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IHC adjourns hearing of SAPMs appointment case


ISLAMABAD:

The Islamabad High Court (IHC) has once again adjourned hearing on petitions challenging appointment of advisers and special assistants to the prime minister (SAPMs) on request of the federal government. There are a total of 19 unelected SAPMs and advisers in the PM’s cabinet.

When an IHC division bench, comprising Justice Aamer Farooq and Justice Ghulam Azam Qambrani, on Tuesday resumed hearing of the case, Deputy Attorney General (DAG) Raja Khalid Khan told the bench that Additional Attorney General Tariq Khokhar, who is supposed to argue the case, is out of country.

Justice Aamer Farooq asked the DAG if the government had no other counsel to represent it in this case. “The federal government is using delaying tactics,” he added. The judge said the order-sheet of the court bears testimony to the fact that delay in the case is due to the government.

DAG Raja Khalid Khan argued that IHC Chief Justice Athar Minallah has already given a verdict in favour of the government on a petition challenging eligibility of SAPMs with dual nationality. Justice Farooq disagreed with the claim and asked the counsel to read Justice Minallah’s verdict again.

“The verdict [issued by Justice Minallah] has settled many questions. “The verdict says the SAPMs cannot be federal cabinet members. If they cannot be a member of the cabinet then how they can possibly sit in cabinet committee meetings?”

Rejecting the petition against appointment of dual nationals as SAPMs, IHC Chief Justice Athar Minallah had ruled that the “patriotism of Pakistani citizens holding dual nationality cannot be doubted”.

The IHC had remarked in a written judgment unveiled on July 30 that the premier is accountable to the people and could not run the state affairs alone.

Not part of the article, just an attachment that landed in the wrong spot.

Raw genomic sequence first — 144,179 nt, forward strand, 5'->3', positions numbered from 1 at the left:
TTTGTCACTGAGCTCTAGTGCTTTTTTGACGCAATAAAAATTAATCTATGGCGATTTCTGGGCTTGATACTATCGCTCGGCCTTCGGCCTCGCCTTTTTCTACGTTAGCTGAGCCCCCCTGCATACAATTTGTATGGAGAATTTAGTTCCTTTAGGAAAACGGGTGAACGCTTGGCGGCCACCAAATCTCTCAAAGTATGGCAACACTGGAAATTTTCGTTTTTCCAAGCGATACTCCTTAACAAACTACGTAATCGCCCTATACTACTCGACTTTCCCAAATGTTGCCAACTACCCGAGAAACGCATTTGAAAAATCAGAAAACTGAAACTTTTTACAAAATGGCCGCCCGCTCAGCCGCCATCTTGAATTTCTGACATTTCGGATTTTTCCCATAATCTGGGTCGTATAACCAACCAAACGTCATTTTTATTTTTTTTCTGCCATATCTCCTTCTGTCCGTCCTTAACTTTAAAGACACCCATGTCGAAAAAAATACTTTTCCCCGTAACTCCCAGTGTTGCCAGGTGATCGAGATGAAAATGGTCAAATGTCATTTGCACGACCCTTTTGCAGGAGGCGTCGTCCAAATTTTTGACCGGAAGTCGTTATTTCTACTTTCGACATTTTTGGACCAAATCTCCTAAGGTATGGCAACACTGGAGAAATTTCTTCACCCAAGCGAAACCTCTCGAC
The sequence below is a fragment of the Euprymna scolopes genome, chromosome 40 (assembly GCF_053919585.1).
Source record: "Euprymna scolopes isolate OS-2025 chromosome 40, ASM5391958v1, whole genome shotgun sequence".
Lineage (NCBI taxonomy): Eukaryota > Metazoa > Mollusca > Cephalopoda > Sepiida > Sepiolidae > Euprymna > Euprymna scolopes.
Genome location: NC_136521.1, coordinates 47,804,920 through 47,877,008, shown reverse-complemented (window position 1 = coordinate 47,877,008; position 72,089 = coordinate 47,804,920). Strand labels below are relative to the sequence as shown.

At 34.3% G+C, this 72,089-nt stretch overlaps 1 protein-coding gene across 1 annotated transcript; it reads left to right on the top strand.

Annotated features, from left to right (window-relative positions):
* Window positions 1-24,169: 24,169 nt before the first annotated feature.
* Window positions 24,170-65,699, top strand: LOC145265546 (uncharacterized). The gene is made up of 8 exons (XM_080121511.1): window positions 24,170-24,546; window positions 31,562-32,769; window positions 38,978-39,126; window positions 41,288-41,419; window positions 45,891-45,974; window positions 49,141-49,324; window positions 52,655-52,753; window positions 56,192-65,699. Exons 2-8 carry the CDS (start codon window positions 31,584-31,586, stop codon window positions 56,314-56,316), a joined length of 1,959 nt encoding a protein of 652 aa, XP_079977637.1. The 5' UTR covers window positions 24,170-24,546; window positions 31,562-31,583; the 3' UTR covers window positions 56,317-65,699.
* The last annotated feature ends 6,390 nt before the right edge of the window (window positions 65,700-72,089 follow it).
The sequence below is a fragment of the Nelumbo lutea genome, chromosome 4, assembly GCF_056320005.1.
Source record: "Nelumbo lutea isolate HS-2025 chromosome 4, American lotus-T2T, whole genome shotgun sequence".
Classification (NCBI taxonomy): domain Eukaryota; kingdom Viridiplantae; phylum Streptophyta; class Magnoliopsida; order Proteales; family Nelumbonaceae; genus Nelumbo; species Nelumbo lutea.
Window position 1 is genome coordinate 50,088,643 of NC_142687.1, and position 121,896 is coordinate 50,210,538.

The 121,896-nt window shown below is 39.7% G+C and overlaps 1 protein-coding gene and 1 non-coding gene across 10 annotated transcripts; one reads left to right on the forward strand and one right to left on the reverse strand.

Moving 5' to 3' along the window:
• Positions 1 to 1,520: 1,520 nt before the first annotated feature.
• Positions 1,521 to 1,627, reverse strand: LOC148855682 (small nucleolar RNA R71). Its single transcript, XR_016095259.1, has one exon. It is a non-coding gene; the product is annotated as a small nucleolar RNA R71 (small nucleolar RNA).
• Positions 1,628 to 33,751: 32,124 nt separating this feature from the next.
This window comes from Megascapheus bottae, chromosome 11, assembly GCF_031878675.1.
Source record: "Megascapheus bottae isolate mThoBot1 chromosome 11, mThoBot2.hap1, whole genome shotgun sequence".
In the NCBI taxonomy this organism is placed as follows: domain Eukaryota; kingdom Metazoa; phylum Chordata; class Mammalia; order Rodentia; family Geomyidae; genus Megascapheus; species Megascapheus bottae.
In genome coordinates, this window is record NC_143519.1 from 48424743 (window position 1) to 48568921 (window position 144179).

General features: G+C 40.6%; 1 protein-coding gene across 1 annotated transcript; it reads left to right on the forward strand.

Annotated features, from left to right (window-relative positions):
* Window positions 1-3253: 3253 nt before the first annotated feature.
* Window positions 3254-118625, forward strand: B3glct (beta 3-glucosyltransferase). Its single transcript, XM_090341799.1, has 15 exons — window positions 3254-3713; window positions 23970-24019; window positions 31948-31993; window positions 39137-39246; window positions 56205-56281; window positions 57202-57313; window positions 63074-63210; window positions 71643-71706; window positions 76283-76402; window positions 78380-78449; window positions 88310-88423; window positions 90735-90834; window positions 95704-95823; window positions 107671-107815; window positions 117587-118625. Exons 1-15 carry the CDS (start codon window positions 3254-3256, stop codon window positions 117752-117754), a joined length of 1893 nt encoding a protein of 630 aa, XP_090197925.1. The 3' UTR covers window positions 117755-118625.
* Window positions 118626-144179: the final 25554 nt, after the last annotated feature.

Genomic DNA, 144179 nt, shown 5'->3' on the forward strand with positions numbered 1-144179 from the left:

“The federal government has made the Rules of 1973 and has described the ‘Organization of Divisions’ in rule 4 ibid. Sub rule 6 of rule 4 enables the Prime Minister to appoint Special Assistant or Special Assistants and to determine their status and functions,” IHC chief justice wrote.

Appearing before the division bench on Tuesday, one of the petitioners, Mohsin Shahnawaz Ranjha, said his case is not against the SAPMs. Rather, he has raised objection to presence of unelected people in the meetings of the Cabinet Committee on Privatization.

Last week, the bench had clubbed the petition against the PM’s unelected SAPMs and advisers with another petition filed against the inclusion of the PM’s advisers in the privatization committee meeting.

Later, the bench accepted the government’s request and adjourned hearing of the case till September 9.

In his petition against SAPMs, the petitioner, Farrukh Nawaz Bhatti, asked the court to declare the appointment of the SAPMs as unconstitutional. The petitioner also requested the IHC to order the National Accountability Bureau (NAB) to conduct inquiries against the special assistants.

He claimed that according to rule 4 (6) of Business Rules of 1973, the prime minister has the authority to appoint special assistants but to give them the status of federal ministers or state ministers is against the law. “Appointment of SAPMs is not made under Article 92 of the Constitution of Pakistan,” he said.

He argued that the prime minister’s discretion to appoint friends and cronies, who had no specialisation in the relevant fields, as SAPMs was illegal and a burden on the economy.



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